A playboy golf pro down is on his luck. Kicked off the circuit for alleged cheating he is forced to hustle for a living. Moving from one Country Club to another, he uses his talents to ...
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In WW2, highly decorated Marine Sgt. Jack Connell comes home to the USA from the Pacific War and trains recruits for the army until his fighting spirit prods him to request a return to active duty on the front lines.
Thieves fall out when over a half million dollars goes missing after the daring and carefully planned robbery of the Los Angeles Coliseum during a football game, each one accusing the other of having the money.
Lilith is a about a mysterious young woman in an elite sanitarium in Maryland, who seems to weave a magical spell all around her. A restless, but sincere young man with an equally obscure ... See full summary »
A playboy golf pro down is on his luck. Kicked off the circuit for alleged cheating he is forced to hustle for a living. Moving from one Country Club to another, he uses his talents to hustle golf and women while trying to stay one step ahead of an irate loan shark. Written by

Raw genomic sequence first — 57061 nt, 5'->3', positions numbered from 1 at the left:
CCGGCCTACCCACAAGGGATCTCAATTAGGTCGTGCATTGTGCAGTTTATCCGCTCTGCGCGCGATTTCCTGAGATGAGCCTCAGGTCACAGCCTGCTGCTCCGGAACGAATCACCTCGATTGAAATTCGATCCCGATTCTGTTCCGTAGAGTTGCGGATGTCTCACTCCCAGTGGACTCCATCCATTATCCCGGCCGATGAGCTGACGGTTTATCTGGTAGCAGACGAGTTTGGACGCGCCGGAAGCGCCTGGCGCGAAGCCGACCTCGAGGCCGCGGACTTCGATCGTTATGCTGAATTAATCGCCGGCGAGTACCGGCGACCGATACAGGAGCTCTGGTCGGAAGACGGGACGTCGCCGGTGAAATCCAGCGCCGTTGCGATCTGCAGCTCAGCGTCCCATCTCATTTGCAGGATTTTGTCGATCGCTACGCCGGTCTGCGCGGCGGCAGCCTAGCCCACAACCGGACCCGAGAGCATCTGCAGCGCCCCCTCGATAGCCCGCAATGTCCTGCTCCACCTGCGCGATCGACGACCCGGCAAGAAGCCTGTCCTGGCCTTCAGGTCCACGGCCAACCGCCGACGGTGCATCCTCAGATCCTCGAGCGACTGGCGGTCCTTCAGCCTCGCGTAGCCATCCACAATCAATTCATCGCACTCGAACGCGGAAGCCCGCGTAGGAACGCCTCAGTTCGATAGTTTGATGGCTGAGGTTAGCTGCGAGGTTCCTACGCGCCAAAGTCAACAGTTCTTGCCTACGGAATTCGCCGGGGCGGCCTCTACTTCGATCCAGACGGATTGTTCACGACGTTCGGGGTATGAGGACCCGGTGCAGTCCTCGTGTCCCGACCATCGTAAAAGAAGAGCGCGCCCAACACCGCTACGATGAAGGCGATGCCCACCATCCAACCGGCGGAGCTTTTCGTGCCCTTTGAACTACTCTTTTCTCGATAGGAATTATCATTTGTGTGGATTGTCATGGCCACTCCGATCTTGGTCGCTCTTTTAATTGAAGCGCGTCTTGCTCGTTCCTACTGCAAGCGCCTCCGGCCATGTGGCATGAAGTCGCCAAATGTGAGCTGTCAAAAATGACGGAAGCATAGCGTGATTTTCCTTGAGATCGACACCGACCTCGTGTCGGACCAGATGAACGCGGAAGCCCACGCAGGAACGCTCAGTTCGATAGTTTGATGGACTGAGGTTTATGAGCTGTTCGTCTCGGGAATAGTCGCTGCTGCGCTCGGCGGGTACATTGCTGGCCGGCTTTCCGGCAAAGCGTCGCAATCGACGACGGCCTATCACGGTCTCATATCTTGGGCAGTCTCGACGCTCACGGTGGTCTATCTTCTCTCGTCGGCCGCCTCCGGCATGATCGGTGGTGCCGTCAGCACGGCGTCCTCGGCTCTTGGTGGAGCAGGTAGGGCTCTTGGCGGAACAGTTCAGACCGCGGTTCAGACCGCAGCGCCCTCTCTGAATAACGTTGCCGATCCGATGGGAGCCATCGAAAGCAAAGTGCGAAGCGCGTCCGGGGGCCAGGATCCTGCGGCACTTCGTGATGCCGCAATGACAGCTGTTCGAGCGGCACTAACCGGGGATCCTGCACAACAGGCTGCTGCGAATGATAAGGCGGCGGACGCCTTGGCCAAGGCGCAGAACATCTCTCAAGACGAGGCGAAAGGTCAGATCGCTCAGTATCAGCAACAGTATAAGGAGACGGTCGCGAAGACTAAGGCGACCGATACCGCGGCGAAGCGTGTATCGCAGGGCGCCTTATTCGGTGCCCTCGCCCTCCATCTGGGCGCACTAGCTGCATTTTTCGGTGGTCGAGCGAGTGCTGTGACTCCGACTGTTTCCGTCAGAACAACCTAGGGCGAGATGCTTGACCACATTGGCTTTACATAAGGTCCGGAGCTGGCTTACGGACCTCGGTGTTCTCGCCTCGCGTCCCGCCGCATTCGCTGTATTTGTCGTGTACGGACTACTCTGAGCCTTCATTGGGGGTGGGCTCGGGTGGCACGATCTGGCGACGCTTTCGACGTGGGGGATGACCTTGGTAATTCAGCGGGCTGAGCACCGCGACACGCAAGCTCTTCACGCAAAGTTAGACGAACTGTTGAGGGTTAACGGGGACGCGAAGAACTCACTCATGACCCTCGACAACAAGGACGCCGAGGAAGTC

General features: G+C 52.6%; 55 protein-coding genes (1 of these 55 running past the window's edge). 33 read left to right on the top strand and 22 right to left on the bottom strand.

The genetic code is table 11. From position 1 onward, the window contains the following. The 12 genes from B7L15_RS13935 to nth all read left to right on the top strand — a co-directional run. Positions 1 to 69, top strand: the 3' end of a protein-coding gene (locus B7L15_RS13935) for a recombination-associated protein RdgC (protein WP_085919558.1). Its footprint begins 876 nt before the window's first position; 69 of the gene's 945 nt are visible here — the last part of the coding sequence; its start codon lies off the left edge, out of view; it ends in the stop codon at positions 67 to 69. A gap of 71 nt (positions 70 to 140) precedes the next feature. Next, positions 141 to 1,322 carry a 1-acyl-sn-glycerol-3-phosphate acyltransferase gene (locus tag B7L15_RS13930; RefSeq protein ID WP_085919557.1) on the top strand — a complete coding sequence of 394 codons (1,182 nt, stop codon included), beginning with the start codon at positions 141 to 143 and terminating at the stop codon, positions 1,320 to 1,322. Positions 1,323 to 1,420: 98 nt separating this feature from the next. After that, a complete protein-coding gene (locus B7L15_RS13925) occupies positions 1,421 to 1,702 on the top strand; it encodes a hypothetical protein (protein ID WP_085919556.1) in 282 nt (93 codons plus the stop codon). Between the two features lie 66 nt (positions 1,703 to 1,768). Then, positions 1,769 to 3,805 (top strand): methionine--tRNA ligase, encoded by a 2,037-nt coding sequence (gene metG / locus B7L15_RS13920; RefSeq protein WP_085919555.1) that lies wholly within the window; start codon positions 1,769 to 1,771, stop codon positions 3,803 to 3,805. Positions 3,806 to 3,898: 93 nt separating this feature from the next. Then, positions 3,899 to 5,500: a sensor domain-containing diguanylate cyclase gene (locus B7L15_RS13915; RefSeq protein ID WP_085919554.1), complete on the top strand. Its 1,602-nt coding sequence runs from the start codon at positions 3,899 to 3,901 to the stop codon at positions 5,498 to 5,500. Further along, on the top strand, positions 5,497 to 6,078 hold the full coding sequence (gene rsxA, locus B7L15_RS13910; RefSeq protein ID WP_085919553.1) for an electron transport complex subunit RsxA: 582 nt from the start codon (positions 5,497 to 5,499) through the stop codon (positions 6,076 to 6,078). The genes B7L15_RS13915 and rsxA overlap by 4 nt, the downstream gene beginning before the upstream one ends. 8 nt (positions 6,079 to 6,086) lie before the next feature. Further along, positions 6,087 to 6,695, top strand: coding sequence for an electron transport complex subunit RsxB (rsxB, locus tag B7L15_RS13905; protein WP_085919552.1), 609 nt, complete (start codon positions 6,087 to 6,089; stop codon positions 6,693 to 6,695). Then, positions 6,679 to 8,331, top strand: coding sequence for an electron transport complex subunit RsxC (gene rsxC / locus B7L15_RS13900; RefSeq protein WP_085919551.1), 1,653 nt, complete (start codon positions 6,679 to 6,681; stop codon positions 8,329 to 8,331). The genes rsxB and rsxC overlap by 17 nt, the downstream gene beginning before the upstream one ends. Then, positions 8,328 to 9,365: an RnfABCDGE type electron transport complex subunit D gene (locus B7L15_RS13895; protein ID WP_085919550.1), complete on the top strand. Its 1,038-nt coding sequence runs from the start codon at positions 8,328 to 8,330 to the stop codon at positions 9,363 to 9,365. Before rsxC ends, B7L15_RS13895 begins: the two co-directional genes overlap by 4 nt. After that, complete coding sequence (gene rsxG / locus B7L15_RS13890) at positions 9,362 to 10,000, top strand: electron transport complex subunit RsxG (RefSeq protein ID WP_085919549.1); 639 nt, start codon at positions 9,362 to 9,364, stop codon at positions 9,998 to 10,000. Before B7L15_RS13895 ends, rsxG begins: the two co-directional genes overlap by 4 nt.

Howard Stockett <lomax.magicnet.net>
I've always had a soft spot for Anjanette Comer. Here, she's one of three beautiful leading ladies, and the one sought by leading man, Robert Wagner (as opposed to leading lady #2, Jill St. John, whom he married in real life). Leading lady #3 is Susan Clark, who doesn't golf in this golf movie, but would go on later to play golf's greatest gal, Babe Didrikson, in the latter's TV biopic.
I watched this tonight on the Golf Channel. It didn't carry a rating, but one supposes it ran uncut, except that save for the titles, its original Techniscope was panned and scanned to TV size. (It did not, of course, run uninterrupted by commercials.)
Wagner is in top form here, taking precise swings, both on and off the course. All the lead actors, as well as a host of recognizable character actors of the day, turn in credible performances. (Gene Hackman has a relatively small, but pivotal, part.)
Speaking of the golf (which actually consumes but a small part of the movie), I kept wondering about the ratio of golf shots to camera shots, i.e., how many takes it took to get the lies the director wanted in order to tell the tale.
What makes this movie interesting are the cast, the photography, a few plot surprises, and a look back at the styles, the cars, and the mannerisms of forty years ago. Slightly above average.
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